Jacques Cousteau's Inventions
During 1936 a French Navy
Gunner, Jacques Cousteau waded into the
After some abortive,
nearly fatal, experiments with self-designed oxygen rebreathing apparatus in the
late 1930s, Cousteau met Emile Gagnan in
Gagnan had developed a
demand valve for feeding cooking gas automatically into converted car engines.
A few weeks later,
thrilled by Cousteauís suggestions, the first two stage diving regulator was
ready for testing. It worked when swimming horizontally, but failed to give air
when the diver had his feet above his head, and it poured air into the water
when the diverís head was uppermost.
The solution was soon
realized: the exhaust valve had to be placed as close to the intake as possible
so that pressure variations would not upset the air flow.
Initial experiments were
carried out examining and exploring wrecks, often with Cousteau behind the
camera and Dumas acting as the subject.
The Cousteau-Gagnan valve supplies air at the same pressure as the water that the diver is swimming through.
Cousteauís new apparatus, which they called the aqualung, allowed him and his team to examine sea creatures in their own element, allowing divers to remain underwater for several hours at a time! The aqua lung was put to use after World War II when divers used it to locate and remove enemy mines.
Through the successful
marketing of the 1st automatic aqualung, or scuba diving apparatus,
Cousteau became internationally known and his TV film series featuring
his ship Calypso made him a household name.
Can people live under the sea? If they can, for how long? A day, a week, a month? Captain Cousteau took these questions as a new challenge and launched his team into a mad adventure: building houses under the sea.
In 1962, Conshelf I was set
up off Marseilles at ten meters depth. Two men, Albert Falco and Claude Wesly,
were the first "oceanauts" to live underwater for a week. Christened Diogenes,
this strange steel cylinder, 5 meters long and 2.5 meters in diameter, served as
home and laboratory for its two inhabitants.
Despite its small size, Diogenes offered every comfort: television, radio, library and bed. Observed from the surface by about thirty people, Falco and Wesly left each day to work underwater for five hours, studying interesting animals and building an underwater farm. Meanwhile, doctors monitored their health. Conshelf I was a success. The Cousteau team began preparing a more ambitious project.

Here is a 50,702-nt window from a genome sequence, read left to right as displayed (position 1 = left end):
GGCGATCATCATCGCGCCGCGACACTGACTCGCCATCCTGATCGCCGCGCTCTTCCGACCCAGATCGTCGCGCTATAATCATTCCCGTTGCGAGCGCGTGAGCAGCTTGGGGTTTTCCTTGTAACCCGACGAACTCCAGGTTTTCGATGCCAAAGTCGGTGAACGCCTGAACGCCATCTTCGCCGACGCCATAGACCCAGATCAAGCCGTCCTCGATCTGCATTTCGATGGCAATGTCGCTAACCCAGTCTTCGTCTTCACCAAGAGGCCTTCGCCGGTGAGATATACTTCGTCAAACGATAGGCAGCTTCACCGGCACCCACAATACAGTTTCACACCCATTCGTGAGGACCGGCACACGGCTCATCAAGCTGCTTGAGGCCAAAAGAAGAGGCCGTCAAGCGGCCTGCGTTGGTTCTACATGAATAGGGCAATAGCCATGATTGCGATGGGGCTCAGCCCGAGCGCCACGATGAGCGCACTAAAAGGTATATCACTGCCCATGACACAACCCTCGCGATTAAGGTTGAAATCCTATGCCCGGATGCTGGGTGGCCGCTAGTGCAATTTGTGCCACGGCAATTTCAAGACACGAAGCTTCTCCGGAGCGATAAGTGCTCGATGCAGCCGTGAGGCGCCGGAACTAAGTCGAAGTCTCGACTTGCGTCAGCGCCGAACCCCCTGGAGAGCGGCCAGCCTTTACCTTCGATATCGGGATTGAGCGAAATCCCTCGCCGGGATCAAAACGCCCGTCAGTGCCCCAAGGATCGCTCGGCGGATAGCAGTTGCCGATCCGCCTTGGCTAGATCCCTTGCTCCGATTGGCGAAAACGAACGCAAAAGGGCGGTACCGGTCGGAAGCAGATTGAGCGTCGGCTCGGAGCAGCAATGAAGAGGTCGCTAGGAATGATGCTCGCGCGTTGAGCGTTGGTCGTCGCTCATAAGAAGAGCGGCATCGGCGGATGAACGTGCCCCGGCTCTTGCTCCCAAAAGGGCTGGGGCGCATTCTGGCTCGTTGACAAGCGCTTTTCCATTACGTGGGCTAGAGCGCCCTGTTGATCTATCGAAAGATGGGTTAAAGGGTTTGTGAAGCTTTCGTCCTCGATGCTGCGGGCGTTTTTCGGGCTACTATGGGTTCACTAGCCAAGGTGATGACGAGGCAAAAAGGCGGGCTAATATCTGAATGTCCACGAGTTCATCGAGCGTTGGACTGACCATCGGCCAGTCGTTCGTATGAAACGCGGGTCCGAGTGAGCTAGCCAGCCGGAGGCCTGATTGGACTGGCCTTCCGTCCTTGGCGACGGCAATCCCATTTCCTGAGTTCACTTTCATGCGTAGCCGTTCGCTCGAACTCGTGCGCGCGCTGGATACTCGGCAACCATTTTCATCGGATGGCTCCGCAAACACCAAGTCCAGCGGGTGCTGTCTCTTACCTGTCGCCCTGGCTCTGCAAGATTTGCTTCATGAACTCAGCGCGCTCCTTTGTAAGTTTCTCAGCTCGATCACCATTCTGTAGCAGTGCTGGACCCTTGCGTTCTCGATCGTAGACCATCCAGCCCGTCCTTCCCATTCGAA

It was 1963, and the first time humans had deployed such an operation under the water. Conshelf II was essentially a small village, built on the floor of the Red Sea at ten meters depth. The main house, the "Starfish", stood next to an aquarium, a garage for the diving saucer and an equipment hangar. A deep station was installed 15 meters further down. Five oceanauts would live for a month in the Starfish base. Two of them would spend a week in the deep station. Again, the project was successful and Cousteau began talking about a third project.
In 1965, near Nice, France, the ultimate stage, Conshelf III, was born. One hundred meters below the surface, a building housed six oceanauts who would live together for three weeks. They would go out each day to work on a mockup oil well, an exercise to evaluate human capabilities.
Conshelf proved that human beings can live under the sea for long periods of time but that, even though they have the physical and psychological capabilities, humans are not made to exist in a world without sun.
Nevertheless, these experiments gave rise to the training astronauts undergo today before leaving for a world of billions of suns: Space. Here, too, Cousteau was a precursor.
Home Life Expeditions Achievements Sources